ZTE has returned to healthy growth in sales and profits after a US trade penalty decimated its results last year. (See ZTE Suffers $340M Net Loss on US Fine.)
The Chinese company, which competes against Ericsson AB (Nasdaq: ERIC), Nokia Corp. (NYSE: NOK) and Huawei Technologies Co. Ltd. in the market for network equipment and services, saw net profit for the first three months of the year rise 27.8%, to about 1.2 billion Chinese yuan ($170 million), compared with the year-earlier period, while sales were up 17.8%, to about RMB25.7 billion ($3.7 billion).
The financial performance was buoyed in particular by demand for "pre-5G" technologies, said the vendor, as operators prepare for the arrival of the next-generation mobile standard.
ZTE's 2016 became a nightmare after the company was accused by US authorities of violating trade sanctions by selling network equipment to Iran that included components made in the US. (See ZTE to Pay $892M Fine to Settle US Trade Dispute.)
The company admitted its wrongdoing earlier this year and agreed to pay a fine of nearly $900 million that wiped out any profits in 2016. Restrictions that were subsequently relaxed also appeared to hit sales, which rose just 1% last year.
Since then, ZTE Corp. (Shenzhen: 000063; Hong Kong: 0763) has made a number of organizational changes, including the appointment of a new CEO, in an effort to get its business back on track.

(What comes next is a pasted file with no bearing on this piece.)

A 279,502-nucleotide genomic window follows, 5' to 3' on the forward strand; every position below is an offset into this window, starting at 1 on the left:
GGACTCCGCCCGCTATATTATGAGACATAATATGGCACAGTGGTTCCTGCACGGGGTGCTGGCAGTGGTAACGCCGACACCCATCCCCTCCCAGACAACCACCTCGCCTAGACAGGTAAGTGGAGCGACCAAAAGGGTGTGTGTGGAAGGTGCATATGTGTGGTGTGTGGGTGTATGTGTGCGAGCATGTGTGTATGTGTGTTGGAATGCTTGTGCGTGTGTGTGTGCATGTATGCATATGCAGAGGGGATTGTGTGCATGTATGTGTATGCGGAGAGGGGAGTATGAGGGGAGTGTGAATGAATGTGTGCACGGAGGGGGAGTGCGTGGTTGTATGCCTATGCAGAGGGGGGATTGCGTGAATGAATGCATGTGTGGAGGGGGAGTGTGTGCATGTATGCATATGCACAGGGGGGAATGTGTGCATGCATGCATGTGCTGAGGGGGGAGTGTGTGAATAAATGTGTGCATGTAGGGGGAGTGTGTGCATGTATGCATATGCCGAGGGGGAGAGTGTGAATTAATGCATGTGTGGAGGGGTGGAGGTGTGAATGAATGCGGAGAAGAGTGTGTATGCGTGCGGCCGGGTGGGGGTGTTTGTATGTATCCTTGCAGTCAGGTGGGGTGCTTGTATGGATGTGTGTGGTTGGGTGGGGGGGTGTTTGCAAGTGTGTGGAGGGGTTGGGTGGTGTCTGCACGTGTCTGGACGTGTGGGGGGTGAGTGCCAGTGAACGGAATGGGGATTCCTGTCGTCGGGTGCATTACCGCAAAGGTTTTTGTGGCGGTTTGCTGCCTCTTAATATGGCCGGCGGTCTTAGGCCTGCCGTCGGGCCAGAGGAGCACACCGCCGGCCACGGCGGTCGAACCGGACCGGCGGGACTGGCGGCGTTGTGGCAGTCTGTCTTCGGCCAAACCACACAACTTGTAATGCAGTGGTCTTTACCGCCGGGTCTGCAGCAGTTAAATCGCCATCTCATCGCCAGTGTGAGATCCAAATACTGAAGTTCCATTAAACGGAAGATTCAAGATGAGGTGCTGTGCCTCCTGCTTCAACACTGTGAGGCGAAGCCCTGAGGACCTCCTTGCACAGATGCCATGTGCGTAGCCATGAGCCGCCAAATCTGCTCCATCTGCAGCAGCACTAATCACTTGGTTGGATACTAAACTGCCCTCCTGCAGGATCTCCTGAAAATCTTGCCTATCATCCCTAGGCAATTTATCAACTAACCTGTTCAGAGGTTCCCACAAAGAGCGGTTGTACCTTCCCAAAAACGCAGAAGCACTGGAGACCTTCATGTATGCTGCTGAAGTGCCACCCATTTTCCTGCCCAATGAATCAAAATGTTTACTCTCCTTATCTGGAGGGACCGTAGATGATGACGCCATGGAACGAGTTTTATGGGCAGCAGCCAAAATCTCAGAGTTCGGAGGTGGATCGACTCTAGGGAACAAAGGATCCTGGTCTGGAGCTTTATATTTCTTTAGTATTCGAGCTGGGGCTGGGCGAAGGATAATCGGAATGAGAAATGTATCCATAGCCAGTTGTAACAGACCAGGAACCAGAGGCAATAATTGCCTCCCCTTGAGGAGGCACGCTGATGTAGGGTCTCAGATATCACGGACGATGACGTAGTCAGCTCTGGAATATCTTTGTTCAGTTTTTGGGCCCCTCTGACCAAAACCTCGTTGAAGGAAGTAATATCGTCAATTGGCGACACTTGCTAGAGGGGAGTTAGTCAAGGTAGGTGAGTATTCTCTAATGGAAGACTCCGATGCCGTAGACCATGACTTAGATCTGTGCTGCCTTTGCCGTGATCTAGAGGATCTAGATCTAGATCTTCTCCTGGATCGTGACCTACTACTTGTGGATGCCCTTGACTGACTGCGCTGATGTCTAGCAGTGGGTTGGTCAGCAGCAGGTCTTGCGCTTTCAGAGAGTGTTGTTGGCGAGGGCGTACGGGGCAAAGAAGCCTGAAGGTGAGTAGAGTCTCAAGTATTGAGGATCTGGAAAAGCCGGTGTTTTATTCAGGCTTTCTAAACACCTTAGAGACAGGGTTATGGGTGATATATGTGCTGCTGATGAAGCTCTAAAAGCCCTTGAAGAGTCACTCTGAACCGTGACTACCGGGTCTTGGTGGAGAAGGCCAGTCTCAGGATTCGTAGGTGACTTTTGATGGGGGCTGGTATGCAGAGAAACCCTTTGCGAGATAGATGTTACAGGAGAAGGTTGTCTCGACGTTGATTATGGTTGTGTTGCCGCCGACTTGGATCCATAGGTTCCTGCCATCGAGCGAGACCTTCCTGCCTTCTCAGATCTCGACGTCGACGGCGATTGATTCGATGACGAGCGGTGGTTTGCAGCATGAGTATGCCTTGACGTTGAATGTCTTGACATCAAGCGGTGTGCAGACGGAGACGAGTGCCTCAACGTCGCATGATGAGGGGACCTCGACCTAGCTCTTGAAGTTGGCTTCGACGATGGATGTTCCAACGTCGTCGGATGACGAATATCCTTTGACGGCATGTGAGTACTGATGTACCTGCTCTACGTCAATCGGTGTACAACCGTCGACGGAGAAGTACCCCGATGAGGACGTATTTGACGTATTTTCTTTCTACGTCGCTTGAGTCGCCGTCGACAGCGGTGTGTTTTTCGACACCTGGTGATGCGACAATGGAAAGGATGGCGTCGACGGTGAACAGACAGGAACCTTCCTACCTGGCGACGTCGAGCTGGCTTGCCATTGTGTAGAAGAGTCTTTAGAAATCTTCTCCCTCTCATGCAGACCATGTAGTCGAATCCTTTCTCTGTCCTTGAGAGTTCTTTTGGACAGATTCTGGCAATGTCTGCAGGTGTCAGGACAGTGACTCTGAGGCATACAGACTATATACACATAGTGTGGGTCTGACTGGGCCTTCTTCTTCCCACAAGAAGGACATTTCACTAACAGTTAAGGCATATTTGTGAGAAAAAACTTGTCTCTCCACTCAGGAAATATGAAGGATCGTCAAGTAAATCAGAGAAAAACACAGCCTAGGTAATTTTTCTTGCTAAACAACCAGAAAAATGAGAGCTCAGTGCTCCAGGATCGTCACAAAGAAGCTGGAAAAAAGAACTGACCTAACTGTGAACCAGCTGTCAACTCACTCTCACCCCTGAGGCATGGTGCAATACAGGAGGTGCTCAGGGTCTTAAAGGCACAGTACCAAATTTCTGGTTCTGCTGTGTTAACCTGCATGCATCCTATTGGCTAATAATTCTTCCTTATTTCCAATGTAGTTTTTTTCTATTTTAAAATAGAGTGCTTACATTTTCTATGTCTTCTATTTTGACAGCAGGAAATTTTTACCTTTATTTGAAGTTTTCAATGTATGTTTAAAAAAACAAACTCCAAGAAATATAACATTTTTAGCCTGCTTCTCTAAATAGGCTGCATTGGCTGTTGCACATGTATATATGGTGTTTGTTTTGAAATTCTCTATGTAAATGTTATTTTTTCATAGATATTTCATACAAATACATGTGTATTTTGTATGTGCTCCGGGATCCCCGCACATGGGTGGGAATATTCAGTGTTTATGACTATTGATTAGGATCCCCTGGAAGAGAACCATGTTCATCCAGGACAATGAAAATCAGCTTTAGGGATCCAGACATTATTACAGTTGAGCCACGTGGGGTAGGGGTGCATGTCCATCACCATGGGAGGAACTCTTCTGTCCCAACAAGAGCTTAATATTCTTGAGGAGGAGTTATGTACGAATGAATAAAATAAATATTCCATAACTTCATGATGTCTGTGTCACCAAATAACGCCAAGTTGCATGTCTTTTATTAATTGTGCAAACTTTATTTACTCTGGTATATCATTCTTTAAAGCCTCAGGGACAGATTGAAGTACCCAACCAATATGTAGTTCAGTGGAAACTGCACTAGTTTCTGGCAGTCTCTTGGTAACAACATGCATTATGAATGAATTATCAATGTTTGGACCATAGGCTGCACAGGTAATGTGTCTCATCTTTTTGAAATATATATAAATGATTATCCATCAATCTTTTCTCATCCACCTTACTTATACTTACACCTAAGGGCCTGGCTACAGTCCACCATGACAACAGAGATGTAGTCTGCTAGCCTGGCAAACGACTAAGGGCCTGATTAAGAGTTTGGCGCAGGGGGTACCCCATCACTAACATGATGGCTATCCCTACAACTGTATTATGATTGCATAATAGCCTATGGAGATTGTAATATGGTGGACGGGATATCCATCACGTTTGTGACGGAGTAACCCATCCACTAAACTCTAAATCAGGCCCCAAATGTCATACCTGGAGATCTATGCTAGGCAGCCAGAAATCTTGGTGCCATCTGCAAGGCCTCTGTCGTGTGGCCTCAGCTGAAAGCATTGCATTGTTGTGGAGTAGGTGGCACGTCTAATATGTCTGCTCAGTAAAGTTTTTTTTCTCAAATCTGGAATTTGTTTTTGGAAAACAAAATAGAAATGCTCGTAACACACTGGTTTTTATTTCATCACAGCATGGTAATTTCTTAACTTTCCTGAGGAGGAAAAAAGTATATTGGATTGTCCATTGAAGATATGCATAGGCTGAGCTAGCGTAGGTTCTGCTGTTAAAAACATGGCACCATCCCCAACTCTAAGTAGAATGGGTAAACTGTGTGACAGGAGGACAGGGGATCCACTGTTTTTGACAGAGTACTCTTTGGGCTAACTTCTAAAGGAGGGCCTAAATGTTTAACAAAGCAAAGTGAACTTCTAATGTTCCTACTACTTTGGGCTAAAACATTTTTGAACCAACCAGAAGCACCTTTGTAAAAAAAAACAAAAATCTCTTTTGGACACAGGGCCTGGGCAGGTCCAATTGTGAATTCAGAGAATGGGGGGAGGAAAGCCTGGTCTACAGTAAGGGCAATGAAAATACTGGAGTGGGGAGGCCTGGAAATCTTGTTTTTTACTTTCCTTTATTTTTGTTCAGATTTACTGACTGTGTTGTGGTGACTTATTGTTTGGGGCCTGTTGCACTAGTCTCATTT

The first-quarter results suggest those efforts are bearing fruit and come after ZTE was reported in December to have landed a lucrative deal with merging Italian operators Wind Telecomunicazioni SpA and 3 Italia at the expense of Sweden's Ericsson.
Sustaining the first-quarter momentum will be challenging given the tough market conditions, which have already taken a heavy toll on both Ericsson and Nokia. Even high-flying Huawei has warned the market that growth at its carrier networks business will decelerate in the next few years. (See CEO Interview: Huawei's Eric Xu and Is Huawei in for a Bumpy 2017?)
Huawei revealed in late March that sales were up nearly a third last year. But its failure to boost profits -- after three years of strong growth -- seemed a further indication of the difficult environment. (See Huawei's Sales Soar but Profit Growth Grinds to a Halt.)
Despite the circumstances, ZTE may be developing into a far more serious contender on the international stage than it has been for several years, according to Bengt Nordström, CEO of the Northstream consulting group.
"Two or three years ago we thought ZTE would retreat to southeast Asia and be a vendor in China and neighboring markets, but they are trying to come back and establish themselves as a global player," he told Light Reading during an interview earlier this year. "With new management it looks like they could make a comeback."
Shedding light on some of its recent innovations, ZTE drew attention to an FDD-based massive MIMO solution and a 5G "Flexhaul" product, integrating IP and optical transport technologies, that it introduced in February.
The company claims that such pre-5G technologies have been deployed in more than 40 networks covering 30 countries and that its virtualization products are now used in more than 180 networks around the world.
ZTE says it invested 13% of its revenues in research and development initiatives in the first three months of the year.
Both Huawei and Ericsson invested about 14% of revenues in R&D last year, although revenue shrinkage at Ericsson meant that actual spending fell.
— Iain Morris, , News Editor, Light Reading